Bil’s rating (out of 5): BBBBB.
United Kingdom, 1952. Javelin Films, British Film-Makers. Screenplay by Anthony Asquith, based on the play by Oscar Wilde. Cinematography by Desmond Dickinson. Produced by Anthony Asquith, Teddy Baird. Music by Benjamin Frankel. Production Design by Carmen Dillon. Costume Design by Beatrice Dawson. Film Editing by John D. Guthridge.
This is the very best-ever adaptation of an Oscar Wilde play, mostly because of how little director Anthony Asquith interferes with the source material. The hilarious story, possibly the wittiest comedy ever written, features Michael Redgrave as a country gentleman who has invented a brother named Ernest as an excuse to spend time in London away from his young ward Cecily and her nurse Miss Avery. In London, he pretends to be his brother, and has fallen in love with the beautiful Gwendolyn, but her mother Lady Bracknell (the unforgettable Edith Evans) won’t allow them to marry because of “Ernest’s” humble origins. When best friend Algernon shows up in the country to woo young Cecily and tells them all that he is brother Ernest himself, all sorts of delightful complications are created, all of which are unraveled in one fell swoop in the film’s brilliant finale. Directed with energy and faithful dedication to Wilde’s unstoppable wit, this wonderful comedy is thrillingly funny and wonderfully acted.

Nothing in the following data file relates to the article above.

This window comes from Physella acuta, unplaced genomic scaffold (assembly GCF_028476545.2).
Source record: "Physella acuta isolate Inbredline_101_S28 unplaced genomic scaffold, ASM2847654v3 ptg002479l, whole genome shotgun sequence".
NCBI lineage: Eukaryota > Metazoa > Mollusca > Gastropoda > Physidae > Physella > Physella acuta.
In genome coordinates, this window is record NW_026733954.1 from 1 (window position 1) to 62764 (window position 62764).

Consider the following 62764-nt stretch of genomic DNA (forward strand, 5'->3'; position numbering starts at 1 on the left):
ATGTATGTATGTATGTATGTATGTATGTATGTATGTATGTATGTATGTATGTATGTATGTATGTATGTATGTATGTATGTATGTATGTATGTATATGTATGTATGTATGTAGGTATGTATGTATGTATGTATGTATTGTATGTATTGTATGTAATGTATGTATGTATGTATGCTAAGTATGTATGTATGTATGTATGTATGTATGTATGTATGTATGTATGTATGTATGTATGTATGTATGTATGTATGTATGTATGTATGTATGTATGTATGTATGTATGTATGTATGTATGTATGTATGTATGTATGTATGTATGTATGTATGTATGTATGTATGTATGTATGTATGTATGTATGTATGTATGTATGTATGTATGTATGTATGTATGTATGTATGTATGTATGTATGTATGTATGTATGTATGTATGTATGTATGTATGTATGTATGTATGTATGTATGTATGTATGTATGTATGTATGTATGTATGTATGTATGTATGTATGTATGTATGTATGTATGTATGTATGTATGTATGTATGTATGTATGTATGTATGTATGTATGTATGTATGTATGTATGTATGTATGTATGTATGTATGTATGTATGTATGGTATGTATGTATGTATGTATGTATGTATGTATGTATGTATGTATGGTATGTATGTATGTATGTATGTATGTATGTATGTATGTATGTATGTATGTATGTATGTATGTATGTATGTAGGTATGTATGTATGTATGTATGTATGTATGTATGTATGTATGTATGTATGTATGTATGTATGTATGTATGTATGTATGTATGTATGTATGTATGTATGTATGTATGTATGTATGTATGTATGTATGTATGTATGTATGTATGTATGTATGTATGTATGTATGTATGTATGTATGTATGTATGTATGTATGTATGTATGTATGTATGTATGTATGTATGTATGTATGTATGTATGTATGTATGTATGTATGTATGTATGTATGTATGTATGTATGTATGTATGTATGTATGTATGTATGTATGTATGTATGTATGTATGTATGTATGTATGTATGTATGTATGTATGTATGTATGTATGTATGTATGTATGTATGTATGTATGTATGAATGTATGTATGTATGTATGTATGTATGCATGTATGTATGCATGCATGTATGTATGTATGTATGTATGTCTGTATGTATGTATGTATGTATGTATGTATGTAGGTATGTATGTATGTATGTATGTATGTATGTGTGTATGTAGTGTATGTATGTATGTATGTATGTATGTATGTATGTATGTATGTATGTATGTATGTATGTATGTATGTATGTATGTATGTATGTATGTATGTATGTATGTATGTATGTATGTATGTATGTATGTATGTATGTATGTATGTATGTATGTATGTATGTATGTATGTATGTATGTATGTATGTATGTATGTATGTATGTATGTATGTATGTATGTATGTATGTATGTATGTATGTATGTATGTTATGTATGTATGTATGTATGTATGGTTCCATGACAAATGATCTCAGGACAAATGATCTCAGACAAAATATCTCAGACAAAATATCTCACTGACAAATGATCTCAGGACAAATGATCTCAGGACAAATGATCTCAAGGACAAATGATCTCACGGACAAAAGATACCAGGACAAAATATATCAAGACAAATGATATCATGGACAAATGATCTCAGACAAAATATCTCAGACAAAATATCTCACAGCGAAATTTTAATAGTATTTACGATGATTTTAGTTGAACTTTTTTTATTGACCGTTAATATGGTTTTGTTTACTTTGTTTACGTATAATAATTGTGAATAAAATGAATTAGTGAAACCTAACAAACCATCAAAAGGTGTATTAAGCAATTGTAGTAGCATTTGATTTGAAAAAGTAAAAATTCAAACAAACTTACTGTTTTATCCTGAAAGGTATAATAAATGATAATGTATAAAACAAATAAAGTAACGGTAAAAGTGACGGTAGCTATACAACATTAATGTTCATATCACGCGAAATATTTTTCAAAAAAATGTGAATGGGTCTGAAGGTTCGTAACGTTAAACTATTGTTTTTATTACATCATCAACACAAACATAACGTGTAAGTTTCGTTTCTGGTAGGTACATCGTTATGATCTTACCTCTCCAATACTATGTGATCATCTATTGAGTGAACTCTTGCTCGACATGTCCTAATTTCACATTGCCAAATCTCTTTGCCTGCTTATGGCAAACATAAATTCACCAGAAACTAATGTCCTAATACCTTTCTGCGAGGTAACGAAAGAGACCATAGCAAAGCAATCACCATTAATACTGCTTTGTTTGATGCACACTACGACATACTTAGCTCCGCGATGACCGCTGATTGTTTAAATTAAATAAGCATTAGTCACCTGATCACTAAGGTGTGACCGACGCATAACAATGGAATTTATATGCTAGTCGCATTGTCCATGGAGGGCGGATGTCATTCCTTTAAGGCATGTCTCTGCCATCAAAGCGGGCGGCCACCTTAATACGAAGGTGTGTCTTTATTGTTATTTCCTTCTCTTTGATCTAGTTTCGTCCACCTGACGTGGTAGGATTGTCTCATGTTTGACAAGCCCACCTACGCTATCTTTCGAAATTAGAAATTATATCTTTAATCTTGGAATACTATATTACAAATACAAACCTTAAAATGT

The Criterion Collection: #158